Tuesday, October 4, 2011

The West of Ireland

The West of Ireland is comprised of Counties Clare, Galway, Mayo, and Sligo. Some of the highlights of the region are Galway city, the Cliffs of Moher, the mountains and coastline of Connemara, and the countryside of Mayo. Having to pick & choose what to see and what to skip due to our limited time, Greg & I chose to spend our four nights in this region in Galway, Inishmore and Westport.

Our drive from Dingle to Galway involved dodging a few sheep in the road, as usual. After crossing the scenic Conor Pass, the highest mountain pass in Ireland, we stuck to the main road to keep our drive as short as possible. Skirting Limerick, we decided to skip the Cliffs of Moher and thus the better part of County Clare as Greg had briefly visited this area in 2007 and, after all of the beautiful scenery we had already seen, we couldn't justify the 6EUR per person expense to see the cliffs (not covered by the Heritage Pass).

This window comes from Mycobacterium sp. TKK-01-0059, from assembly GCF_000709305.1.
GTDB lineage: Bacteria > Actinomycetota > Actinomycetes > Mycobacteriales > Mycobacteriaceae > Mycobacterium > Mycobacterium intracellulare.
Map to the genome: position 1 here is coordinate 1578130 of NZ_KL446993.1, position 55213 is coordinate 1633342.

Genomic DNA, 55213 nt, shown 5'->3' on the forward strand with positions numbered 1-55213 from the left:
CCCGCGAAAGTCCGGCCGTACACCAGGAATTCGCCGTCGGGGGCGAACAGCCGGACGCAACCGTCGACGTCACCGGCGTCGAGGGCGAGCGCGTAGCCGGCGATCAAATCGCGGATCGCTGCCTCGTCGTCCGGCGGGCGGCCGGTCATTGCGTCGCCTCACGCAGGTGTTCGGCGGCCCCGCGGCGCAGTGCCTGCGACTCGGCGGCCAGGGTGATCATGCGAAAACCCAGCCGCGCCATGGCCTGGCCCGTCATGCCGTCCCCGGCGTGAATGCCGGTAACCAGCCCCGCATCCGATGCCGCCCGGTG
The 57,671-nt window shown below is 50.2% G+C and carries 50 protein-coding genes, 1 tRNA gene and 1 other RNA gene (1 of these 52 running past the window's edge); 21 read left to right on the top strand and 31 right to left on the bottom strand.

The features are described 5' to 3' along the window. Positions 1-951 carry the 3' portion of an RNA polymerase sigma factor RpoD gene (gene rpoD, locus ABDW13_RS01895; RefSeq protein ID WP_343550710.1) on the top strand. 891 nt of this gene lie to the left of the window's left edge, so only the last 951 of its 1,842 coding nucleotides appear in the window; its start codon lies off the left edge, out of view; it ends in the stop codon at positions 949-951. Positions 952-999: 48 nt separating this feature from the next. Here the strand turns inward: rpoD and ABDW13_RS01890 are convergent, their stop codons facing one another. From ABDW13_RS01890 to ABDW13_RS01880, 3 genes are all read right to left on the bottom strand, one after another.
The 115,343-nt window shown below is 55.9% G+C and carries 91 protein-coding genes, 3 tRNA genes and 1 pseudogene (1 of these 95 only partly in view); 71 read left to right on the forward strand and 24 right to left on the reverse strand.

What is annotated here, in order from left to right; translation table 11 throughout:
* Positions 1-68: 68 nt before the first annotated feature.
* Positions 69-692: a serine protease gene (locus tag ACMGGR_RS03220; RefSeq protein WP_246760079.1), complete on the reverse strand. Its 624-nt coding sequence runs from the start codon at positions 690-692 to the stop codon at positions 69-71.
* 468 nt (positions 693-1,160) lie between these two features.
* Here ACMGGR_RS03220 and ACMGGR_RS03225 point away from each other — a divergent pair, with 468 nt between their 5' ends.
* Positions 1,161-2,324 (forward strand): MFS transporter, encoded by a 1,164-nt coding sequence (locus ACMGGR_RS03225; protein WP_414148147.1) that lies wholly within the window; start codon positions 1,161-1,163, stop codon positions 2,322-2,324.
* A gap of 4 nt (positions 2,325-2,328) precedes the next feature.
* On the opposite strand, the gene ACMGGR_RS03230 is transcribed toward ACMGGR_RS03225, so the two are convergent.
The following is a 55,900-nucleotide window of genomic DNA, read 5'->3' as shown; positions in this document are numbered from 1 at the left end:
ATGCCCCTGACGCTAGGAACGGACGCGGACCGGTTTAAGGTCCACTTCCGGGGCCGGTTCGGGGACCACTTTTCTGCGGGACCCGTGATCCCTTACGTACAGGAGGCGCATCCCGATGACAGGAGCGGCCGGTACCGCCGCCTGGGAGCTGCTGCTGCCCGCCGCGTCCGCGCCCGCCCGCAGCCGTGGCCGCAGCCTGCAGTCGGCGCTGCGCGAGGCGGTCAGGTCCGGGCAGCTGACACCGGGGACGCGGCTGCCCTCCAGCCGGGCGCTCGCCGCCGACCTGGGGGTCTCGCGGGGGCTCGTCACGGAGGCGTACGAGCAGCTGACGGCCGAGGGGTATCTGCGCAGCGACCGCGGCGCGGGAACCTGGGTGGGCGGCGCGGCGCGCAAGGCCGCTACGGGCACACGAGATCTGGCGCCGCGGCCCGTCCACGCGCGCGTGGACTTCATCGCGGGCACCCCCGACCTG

view towards Dingle from Conor Pass
We arrived in Galway around 3pm and, after checking into our B&B located next to the greyhound stadium, walked about 15 minutes into the city center. After a quick look around, we stopped in at Inkfingers where I had prearranged a consultation for a new tattoo. I had already come up with the idea before we ever left the U.S. -- to get a claddagh tattoo as a souvenir of our honeymoon in Ireland. I chose the claddagh (and to get it in Galway) specifically because this is where the ring originated and it is symbolic of our marriage.